Wednesday, November 13, 2013

2 years a mourner

“I know it’s a hard day,” Cathy said when I met her at my dad’s house for dinner Monday night. I immediately teared up. You don’t really expect your family to remember what would be your miscarried twins’ second birthday. It hadn’t been a particularly hard day, but I’d thought about them, definitely. As always, the voice of move on, move on was strong in my head.

She noticed I was wearing my pea pod necklace she gave me for my thirty-fourth birthday, the one birthday I was pregnant (although I guess no one but an elephant is pregnant for two birthdays). Twin green pearls representing the little peas in my pod.

I guess if an elephant did miscarry, she would never forget it.
“Thanks,” I said, all choked up. I was walking around our dad’s kitchen. I opened the fridge. “Hey! Pudding!”

Cathy laughed. I was still sad, but not as hard to distract as I once was.

Later AK and I held onto each other and devoted a moment to them, in bed, both of us exhausted, an old John Sayles lesbian movie called Lianna playing on my laptop in the background, me coughing and waiting for the NyQuil to kick in. I was glad for her and for my health (cold aside), and I hoped awesome things would happen this year.

On Friday we saw 12 Years a Slave at the Landmark in Westwood; I knew I’d immediately be shamed re: my own stupid problems.

It was a really good movie in all kinds of big and little ways, but my favorite moment, the one I want to write about, is when Solomon (Chiwetel Ejiofor), a musician kidnapped from the North and sold into slavery in Louisiana, attends a makeshift funeral for a man who drops dead picking cotton. At this point he’s no stranger to the brutality and—almost worse—the bizarre, ever-shifting politics of plantation life. He knows what he must do to survive. During his most fortunate moments, he’s been able to play the violin for pleasure, for pay or for a diabolical slave master who loves to make his exhausted field hands dance in the middle of the night.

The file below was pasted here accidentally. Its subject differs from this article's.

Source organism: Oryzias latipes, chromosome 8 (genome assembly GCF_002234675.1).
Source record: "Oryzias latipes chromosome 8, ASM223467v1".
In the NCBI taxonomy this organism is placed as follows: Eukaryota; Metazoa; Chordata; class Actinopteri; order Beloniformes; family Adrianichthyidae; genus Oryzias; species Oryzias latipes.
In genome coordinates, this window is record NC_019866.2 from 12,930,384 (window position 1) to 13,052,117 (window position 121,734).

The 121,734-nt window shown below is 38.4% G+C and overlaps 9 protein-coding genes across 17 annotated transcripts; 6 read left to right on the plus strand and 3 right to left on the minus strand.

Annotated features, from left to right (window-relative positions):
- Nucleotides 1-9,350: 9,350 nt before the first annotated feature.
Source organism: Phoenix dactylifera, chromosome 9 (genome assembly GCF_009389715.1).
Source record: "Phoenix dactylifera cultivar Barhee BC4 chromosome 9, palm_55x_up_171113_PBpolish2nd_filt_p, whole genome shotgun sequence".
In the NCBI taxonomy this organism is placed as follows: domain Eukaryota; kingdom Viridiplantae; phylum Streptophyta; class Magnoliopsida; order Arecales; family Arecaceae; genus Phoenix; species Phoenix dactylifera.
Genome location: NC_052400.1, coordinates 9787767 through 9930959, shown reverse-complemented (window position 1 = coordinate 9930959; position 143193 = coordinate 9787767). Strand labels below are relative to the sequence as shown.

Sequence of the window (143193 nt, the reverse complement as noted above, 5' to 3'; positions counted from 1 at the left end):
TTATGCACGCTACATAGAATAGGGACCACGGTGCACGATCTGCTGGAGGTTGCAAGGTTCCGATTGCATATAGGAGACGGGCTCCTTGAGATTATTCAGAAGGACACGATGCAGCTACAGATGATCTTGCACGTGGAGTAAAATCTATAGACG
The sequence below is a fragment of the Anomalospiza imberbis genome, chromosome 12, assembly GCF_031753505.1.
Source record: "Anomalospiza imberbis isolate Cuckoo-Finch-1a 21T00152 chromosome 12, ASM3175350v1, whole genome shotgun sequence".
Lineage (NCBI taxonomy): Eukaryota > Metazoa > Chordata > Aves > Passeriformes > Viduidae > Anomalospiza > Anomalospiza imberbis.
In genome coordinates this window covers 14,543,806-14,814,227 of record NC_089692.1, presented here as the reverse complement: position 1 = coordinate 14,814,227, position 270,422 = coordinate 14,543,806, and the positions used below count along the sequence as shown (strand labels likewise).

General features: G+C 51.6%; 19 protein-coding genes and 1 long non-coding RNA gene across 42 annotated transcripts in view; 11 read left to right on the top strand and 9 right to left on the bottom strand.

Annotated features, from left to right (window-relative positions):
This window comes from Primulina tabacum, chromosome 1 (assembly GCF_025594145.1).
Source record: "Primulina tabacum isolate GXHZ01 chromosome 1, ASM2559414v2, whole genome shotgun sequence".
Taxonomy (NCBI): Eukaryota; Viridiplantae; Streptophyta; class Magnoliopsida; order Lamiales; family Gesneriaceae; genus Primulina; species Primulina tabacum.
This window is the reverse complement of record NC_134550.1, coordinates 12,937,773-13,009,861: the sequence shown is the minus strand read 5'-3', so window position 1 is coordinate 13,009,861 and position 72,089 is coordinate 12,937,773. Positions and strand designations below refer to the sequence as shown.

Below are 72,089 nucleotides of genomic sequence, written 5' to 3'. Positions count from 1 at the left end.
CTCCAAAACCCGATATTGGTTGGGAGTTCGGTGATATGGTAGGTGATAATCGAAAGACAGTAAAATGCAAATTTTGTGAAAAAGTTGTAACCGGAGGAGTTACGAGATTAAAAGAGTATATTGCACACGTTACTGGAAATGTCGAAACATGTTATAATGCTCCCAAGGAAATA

Changing his tune.
But the slaves are unfamiliar with his brand of music. At the funeral, they sing a spiritual a cappella, and Solomon stands silent and alone. Then something shifts on his sad, angry face, and he begins singing along with them. Roll, Jordan, roll. He is still sad and angry, but he’s no longer alone. The shift is an act of surrender, but not, this time, to a slave owner. He looks skyward. This is what people mean when they say “Let go and let God.”

To some, that phrase might mean “God’s in control. I don’t know what his plan is, but I’ll accept it.” I have a personal beef with that interpretation, because I don’t think God is that mean or that powerful. To me the phrase, and the moment in the movie, mean “I’m not in control, but all is not lost. I still have God and love.”

This is the moment Solomon becomes free. This is the moment he accepts that he is a slave—not in the sense of being owned (because no one ever can be, truly), but in the sense that he is no different from his fellow workers. Until now, he has understandably held himself apart from this group of uneducated people who’ve never contemplated freedom as more than a pipe dream. Who look the other way when one of their friends is beaten, because they have to.

But as he begins to sing with them, Solomon seems to understand that he is not better than them, and they are not worse than him. They know something that he will benefit from learning. They support each other in ways he can access only if he gets down in the river with them, in their low throaty vocals, their happy-sad swaying. Roll, Jordan, roll.

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